There were four groups facilitated in the 2016-17 school year: Pregnant & Parenting, Refresh, Grief/Loss, & Study Skills. Counselor interest was a factor to determine which counselor would facilitate each group. The parenting group has been in operation for now 5 years, facilitated by the SAP Counselor (Ms. Lyons) and School Nurse (Ms. McMillan). The grief group (Ms. Saviello) was chosen because we had students experiencing loss and our student body was still dealing with the unexpected loss of a senior in September 2016. The study skills group (Ms. Greene & Ms. Coombs) came about based upon the results of the 9th grade needs assessment which had the highest interest by students. Lastly, the Refresh group (Mr. Small & Ms. Lyons) was developed from the fall advisory council where concerns of stress and anxiety for students were shared.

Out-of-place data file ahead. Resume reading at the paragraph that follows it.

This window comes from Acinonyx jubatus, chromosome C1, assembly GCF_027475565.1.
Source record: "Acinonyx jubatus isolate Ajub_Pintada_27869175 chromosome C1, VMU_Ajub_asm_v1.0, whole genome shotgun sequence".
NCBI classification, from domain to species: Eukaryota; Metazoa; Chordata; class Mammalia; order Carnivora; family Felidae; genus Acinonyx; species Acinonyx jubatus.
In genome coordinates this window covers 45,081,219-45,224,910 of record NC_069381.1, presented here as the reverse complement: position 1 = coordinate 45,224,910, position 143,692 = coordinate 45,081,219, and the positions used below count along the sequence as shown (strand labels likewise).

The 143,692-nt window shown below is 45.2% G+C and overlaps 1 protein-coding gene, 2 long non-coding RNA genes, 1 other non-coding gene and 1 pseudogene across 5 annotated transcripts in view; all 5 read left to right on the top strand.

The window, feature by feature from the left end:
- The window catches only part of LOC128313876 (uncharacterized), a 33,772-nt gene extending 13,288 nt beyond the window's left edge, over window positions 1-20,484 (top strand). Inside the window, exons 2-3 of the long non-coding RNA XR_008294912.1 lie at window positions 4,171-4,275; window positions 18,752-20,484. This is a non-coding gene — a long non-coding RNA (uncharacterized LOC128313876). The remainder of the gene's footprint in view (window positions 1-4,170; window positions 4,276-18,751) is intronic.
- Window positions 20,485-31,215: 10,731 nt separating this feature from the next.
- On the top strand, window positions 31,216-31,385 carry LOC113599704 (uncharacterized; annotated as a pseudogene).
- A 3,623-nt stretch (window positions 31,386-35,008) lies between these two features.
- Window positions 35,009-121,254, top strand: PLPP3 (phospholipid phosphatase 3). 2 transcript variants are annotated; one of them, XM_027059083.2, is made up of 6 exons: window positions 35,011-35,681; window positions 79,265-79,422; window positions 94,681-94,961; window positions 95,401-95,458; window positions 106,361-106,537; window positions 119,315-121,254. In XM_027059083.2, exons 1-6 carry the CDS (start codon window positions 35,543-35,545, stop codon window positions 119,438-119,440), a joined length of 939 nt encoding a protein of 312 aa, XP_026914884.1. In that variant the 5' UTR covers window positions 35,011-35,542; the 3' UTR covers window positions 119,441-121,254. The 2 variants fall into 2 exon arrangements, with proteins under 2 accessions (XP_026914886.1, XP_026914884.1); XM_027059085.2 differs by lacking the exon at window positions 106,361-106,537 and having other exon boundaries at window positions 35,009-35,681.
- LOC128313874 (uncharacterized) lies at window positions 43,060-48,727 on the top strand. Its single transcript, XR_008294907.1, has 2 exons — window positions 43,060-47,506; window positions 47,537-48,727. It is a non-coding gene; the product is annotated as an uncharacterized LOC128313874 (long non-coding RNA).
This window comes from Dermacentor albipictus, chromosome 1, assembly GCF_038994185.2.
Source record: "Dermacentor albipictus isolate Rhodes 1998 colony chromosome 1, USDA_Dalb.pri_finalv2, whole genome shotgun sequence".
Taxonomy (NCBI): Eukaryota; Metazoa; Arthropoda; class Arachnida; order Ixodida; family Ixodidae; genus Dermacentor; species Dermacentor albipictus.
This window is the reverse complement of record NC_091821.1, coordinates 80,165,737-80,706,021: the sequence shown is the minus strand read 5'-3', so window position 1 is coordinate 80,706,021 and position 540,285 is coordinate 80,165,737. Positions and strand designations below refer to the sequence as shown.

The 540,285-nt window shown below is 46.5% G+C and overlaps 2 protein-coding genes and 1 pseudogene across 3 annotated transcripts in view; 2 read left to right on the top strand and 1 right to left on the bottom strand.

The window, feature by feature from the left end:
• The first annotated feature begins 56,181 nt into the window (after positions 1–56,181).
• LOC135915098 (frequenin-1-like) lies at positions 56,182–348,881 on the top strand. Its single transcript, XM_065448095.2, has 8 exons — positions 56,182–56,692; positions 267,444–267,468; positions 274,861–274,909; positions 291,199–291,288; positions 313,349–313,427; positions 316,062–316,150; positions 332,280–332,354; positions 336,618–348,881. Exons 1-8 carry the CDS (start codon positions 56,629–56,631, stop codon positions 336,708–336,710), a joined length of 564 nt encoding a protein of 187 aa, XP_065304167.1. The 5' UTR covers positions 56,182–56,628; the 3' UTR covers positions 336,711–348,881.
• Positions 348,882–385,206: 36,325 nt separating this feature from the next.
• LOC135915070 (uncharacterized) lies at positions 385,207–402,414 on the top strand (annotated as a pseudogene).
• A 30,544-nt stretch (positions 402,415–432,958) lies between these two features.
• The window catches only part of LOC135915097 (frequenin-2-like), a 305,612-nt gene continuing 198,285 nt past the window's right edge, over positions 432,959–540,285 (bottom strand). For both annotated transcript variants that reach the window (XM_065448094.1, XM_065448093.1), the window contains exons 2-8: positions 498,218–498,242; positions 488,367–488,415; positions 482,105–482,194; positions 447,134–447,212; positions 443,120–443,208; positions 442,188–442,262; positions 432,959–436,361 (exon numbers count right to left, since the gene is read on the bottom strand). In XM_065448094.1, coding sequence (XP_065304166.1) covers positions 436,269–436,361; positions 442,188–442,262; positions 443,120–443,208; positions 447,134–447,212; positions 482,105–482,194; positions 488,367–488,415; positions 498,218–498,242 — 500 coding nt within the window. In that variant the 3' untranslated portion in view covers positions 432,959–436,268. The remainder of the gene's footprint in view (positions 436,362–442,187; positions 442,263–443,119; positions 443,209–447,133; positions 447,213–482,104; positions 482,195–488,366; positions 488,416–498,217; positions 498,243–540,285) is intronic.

For the Refresh group, counselor input determined 10th grade students for the group since these students often choose some of the most difficult courses and are not prepared to handle the academic pressures. The group’s aim was to help students choose courses wisely for next year while giving them a boost of self-confidence and reassurance moving toward final exams. The group gives a setting for students to enter the end of the year in a healthier and more centered frame of mind. Enloe High School has a reputation for high levels of stress amongst students in rigorous courses. Students have taken a combination of 21 AP/IB classes during high school ending with a final weighted GPA of 5.73. Students compete for college admission and they struggle with stress. Many 10th grade students take between 4-6 AP/IB classes and an 11th grade student takes 6-8 AP/IB classes in one year, averaging more than a college student takes at one time. The group results show that the topics are of interest to students and survey data supports this as well. The Grief group was important for students who have experienced loss and giving them a safe setting to share concerns and feelings. The group allowed for discussion and an understanding there are others who have similar feelings. The group was successful because students reported feeling more connected to others which ultimately gave them a network of students to talk with. By having students report a connection to others as they are processing grief, the implications are students will demonstrate more positive behavior and willingness to seek help when needed. In addition, we could see an improvement in academics and overall attendance at school by these students. The pregnant and parenting group has been critical to keeping parenting students engaged in school. We learn of pregnant/parenting students from word of mouth via self-reporting, other students, staff members, and sometimes the health department informs the school nurse. The decision to offer this group to only female students was made based on past experience and feedback from students during screening process. (Note: a separate group was offered multiple years for students who were fathers, however none were interested because they were not involved with their children.) The group meets three times in a row at the start of the year in order to helps establish rapport and then over other Thursday to provide support. Group topics are decided based on the needs of the students, the pre-survey at the start of the year, and the post-survey from the previous year. Guest speakers are invited & report card monitoring are among some of the activities. By the end of the 2017 school year, there were 15 students in this group and 8 graduated (53%), 3 promoted (20%), and 4 retained (27%). By the end of the 2016 school year, there were 12 students remaining in the group with 3 graduates (25%), 7 promotions (58%) and 2 retentions (17%). This group provides social/emotional and psycho-educational support for peer and adult connections, helps students balance motherhood and school, and setting post-secondary goals. Graduation is the ultimate goal and for those who cannot remain at Enloe, the goal is to foster connections and support them in their next steps. The study skills group data were positive, 4 of 5 students are expected to be promoted and data suggests that students do feel supported and the group should continue. From our small group experiences, student feedback, collaboration with stakeholders, we understand it is necessary assess what groups are needed and how to affect a large population.